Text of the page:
News/Op-Ed: School Shootings Reveal Striking Cold War Parallels
by Joaquin Medrano, Contributing Writer
Societies often repeat history to the alarm of the general population, and it is vital that we look back and evaluate past lessons.
In the 1950s at the height of the Cold War, people were scared of bombings by the USSR, starting a new fear and a new trend among American families: Fallout shelters. These shelters served as a way for Americans to feel safe in the case of nuclear warfare, a method that wasn’t necessarily effective.
This history can be instructional to modern societies in showing how fast we are changing for the worst. In the last 10 years, school shootings have been on the rise, thus increasing the fear among Americans. These shootings have required many schools to prepare students and teachers for a possible tragedy. Many schools have trained teachers to deal with the situations, while other schools have drills, not dissimilar to “drop drills” held in school during the Cold War.
Going to school with the fear of a possible attack is not right, and we as Americans should attack the problem before it takes more precious life.
The current president, Donald J. Trump, blames video games for the rise of violence causing shootings in the US.
“We must stop the glorification of violence in our society. This includes the gruesome and grisly video games that are now commonplace. It is too easy today for troubled youth to surround themselves with a culture that celebrates violence,” said Trump in front of the press in August after a string of high profile mass shootings in the Summer.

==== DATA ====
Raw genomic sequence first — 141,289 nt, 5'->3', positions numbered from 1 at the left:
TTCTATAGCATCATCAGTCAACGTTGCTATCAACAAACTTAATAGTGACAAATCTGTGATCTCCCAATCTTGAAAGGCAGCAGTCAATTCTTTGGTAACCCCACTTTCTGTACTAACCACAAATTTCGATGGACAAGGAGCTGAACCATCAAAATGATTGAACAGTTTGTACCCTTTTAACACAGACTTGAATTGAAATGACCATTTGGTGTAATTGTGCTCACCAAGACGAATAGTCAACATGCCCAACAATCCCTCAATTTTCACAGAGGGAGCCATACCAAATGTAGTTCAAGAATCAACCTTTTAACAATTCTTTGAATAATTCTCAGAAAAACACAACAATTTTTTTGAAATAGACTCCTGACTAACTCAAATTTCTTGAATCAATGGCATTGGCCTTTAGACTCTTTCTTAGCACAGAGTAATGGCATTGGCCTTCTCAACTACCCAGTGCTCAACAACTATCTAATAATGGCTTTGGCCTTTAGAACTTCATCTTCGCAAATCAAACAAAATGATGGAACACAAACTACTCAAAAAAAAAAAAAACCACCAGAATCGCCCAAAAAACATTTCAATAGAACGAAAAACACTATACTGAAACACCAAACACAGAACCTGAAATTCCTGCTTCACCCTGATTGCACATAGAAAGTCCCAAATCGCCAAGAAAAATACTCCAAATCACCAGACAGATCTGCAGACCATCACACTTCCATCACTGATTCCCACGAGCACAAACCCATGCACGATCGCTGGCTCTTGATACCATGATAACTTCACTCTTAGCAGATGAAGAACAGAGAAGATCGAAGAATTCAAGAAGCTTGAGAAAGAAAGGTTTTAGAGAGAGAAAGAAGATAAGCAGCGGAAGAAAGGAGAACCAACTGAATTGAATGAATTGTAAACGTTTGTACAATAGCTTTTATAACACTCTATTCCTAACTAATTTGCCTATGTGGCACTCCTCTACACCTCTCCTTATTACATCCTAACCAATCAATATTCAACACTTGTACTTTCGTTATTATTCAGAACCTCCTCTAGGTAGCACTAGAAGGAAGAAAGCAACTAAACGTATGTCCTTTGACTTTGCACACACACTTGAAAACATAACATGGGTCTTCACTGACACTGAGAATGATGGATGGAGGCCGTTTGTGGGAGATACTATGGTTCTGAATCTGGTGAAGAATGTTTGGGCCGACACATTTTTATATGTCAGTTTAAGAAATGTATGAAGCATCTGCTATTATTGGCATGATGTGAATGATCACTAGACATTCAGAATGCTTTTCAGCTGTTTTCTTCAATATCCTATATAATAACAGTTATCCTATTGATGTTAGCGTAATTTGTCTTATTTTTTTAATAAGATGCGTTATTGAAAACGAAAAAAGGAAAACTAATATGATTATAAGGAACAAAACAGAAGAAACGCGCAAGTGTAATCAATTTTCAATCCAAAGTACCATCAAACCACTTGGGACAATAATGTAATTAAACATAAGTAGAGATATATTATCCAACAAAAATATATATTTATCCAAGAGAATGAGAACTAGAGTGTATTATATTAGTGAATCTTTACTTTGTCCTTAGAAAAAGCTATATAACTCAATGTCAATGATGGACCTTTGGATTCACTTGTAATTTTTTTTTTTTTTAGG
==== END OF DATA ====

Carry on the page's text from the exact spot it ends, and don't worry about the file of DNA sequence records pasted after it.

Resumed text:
While the president blames video games fully for the increase of violence, he ignores the fact that the country still has no universal background checks for obtaining firearms, meaning not everything is being done to stop these guns from getting in the wrong hands. This is mind-boggling given the widespread bi-partisan support for the legislation shown in public opinion polls, with those supporting universal background checks hovering consistently between eighty and ninety percent, no doubt statistically significant in a time where Americans seemingly cannot agree on anything.
Most schools historically have had drills for natural disasters, something that cannot be prevented, however, this could be the first major human-caused event alarming schools since the Cold War.
This situation not only affects the youth, but our culture as a whole, as it reflects our morals and our safety. One never knows when and where the next shooting could occur. It could be at a school or any other public space.
The fact that as a community we think about the next shooting happening is alarming. It means that we have moved backward into a since forgotten Cold War mentality. The only difference is that the enemy is from our community, not a hostile foreign power.
A kid should not have to worry about the future, especially an existential threat to it. A kid should enjoy and cherish good memories for life without the constant specter of violence.